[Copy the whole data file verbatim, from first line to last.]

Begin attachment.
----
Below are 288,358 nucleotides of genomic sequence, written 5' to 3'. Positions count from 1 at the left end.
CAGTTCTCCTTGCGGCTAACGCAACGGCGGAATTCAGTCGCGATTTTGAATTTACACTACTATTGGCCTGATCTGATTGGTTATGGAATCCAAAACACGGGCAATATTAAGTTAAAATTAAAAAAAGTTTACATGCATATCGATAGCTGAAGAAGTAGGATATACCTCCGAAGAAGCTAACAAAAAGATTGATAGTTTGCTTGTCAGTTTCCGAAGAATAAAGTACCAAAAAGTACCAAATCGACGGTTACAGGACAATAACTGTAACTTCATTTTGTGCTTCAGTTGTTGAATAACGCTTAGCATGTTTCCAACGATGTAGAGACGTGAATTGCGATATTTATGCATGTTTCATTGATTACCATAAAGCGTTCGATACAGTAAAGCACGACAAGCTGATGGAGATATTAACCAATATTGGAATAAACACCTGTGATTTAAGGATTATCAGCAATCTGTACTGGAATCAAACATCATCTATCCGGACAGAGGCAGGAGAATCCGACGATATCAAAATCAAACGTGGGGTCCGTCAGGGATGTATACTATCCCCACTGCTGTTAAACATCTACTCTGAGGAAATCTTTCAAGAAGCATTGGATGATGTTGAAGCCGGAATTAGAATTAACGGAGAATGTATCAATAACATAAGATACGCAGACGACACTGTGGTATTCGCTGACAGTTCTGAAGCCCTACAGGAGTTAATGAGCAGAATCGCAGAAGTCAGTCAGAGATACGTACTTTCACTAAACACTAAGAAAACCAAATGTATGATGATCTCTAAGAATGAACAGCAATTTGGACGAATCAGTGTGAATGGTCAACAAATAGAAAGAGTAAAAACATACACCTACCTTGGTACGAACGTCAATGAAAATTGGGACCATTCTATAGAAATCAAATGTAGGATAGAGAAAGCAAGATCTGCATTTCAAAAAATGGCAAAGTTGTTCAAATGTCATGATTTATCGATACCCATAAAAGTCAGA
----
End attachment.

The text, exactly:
Below are 288,358 nucleotides of genomic sequence, written 5' to 3'. Positions count from 1 at the left end.
CAGTTCTCCTTGCGGCTAACGCAACGGCGGAATTCAGTCGCGATTTTGAATTTACACTACTATTGGCCTGATCTGATTGGTTATGGAATCCAAAACACGGGCAATATTAAGTTAAAATTAAAAAAAGTTTACATGCATATCGATAGCTGAAGAAGTAGGATATACCTCCGAAGAAGCTAACAAAAAGATTGATAGTTTGCTTGTCAGTTTCCGAAGAATAAAGTACCAAAAAGTACCAAATCGACGGTTACAGGACAATAACTGTAACTTCATTTTGTGCTTCAGTTGTTGAATAACGCTTAGCATGTTTCCAACGATGTAGAGACGTGAATTGCGATATTTATGCATGTTTCATTGATTACCATAAAGCGTTCGATACAGTAAAGCACGACAAGCTGATGGAGATATTAACCAATATTGGAATAAACACCTGTGATTTAAGGATTATCAGCAATCTGTACTGGAATCAAACATCATCTATCCGGACAGAGGCAGGAGAATCCGACGATATCAAAATCAAACGTGGGGTCCGTCAGGGATGTATACTATCCCCACTGCTGTTAAACATCTACTCTGAGGAAATCTTTCAAGAAGCATTGGATGATGTTGAAGCCGGAATTAGAATTAACGGAGAATGTATCAATAACATAAGATACGCAGACGACACTGTGGTATTCGCTGACAGTTCTGAAGCCCTACAGGAGTTAATGAGCAGAATCGCAGAAGTCAGTCAGAGATACGTACTTTCACTAAACACTAAGAAAACCAAATGTATGATGATCTCTAAGAATGAACAGCAATTTGGACGAATCAGTGTGAATGGTCAACAAATAGAAAGAGTAAAAACATACACCTACCTTGGTACGAACGTCAATGAAAATTGGGACCATTCTATAGAAATCAAATGTAGGATAGAGAAAGCAAGATCTGCATTTCAAAAAATGGCAAAGTTGTTCAAATGTCATGATTTATCGATACCCATAAAAGTCAGA